4 Ways Mobile Technology is Improving Your Motorcycle Ride

Motorcyclist using cellphone

(Photo Credit: World Bank Photo Collection)

Whether you’re a casual motorcycle rider or a hardcore biker, your smartphone can make your riding experience even better.  The National Highway Traffic Safety Administration estimates that 93,000 people were injured in a motorcycle-related accident in 2012, a 15% increase from 2011.  Texting while driving demonstrates a lack of responsibility, but using a smartphone to enhance the safety of your motorcycle? Smart move.

High-Tech Helmets

Motorcycle helmets are quickly becoming more high-tech.  Recently, Reevu, Skully and Nuviz revealed modern helmets that have GPS, cell phone, rear-view camera and music player capabilities.  The Skully Operating System integrated in the Skully AR-1 connects to an iPhone or Android smartphone via Bluetooth, allowing drivers to send texts and take calls through voice commands—no need to take your eyes off the road. Skully announced that the AR-1 will be released sometime in 2014.  However, if you just can’t wait for the release of the AR-1, BikeBandit carries Bluetooth communications systems and other helmets with advanced technology, including advanced ventilation systems and carbon fiber construction.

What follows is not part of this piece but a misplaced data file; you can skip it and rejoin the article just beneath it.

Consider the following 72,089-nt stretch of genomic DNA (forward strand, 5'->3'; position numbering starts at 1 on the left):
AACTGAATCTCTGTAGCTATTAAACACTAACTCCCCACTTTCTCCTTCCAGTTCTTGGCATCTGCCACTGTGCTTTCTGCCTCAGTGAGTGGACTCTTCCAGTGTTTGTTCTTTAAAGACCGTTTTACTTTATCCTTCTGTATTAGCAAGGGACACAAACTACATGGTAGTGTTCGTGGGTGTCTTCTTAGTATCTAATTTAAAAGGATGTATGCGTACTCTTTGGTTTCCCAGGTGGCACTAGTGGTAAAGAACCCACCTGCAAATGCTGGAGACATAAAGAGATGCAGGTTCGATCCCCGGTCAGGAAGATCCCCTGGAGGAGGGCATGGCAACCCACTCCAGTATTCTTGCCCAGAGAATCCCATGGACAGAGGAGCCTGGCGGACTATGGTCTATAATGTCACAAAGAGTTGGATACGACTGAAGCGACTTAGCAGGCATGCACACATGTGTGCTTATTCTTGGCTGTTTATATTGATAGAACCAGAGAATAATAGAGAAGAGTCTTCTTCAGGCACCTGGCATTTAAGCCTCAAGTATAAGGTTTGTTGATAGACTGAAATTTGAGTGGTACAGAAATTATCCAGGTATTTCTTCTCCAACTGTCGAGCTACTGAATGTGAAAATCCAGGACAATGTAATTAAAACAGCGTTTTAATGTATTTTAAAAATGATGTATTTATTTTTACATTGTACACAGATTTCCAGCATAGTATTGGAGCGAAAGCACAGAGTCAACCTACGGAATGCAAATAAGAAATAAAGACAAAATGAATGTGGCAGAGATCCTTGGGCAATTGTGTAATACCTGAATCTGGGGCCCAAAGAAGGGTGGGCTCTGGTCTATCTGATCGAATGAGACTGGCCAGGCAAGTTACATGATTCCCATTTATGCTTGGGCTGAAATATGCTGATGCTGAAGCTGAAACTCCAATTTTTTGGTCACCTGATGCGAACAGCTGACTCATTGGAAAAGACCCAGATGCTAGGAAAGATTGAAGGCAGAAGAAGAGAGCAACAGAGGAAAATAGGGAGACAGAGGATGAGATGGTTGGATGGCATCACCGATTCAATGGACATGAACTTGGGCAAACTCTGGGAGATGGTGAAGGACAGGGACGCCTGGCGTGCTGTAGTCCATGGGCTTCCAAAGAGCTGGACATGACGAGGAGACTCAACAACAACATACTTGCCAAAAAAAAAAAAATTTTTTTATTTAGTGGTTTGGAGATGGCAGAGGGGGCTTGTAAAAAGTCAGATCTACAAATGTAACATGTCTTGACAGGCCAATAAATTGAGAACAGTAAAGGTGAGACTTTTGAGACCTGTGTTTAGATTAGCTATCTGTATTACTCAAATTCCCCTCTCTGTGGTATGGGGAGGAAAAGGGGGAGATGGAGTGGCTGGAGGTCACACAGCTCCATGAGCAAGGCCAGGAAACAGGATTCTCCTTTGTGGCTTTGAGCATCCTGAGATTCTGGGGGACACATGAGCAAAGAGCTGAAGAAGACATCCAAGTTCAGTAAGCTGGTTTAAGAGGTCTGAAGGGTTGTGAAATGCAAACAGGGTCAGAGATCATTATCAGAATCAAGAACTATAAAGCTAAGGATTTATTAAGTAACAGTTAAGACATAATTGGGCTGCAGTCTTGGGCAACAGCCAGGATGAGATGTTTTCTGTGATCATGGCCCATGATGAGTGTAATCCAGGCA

Current technology enables smartphones to help keep us safe from the moment we start our engines to the moment we’re back home.  It’s now possible to turn a smartphone into an automatic garage door opener.  The company Flash2Pass created the Tap2Pass receiver.  This receiver communicates with a smartphone through the Tap2Pass app.  The system can be installed on up to 7 phones, essentially giving every member of your family with a smartphone his or her own garage door remote.  The four digit PIN offers an extra layer of security in case the smartphone is lost or stolen.  Tap2Pass works with both iPhone and Android smartphones.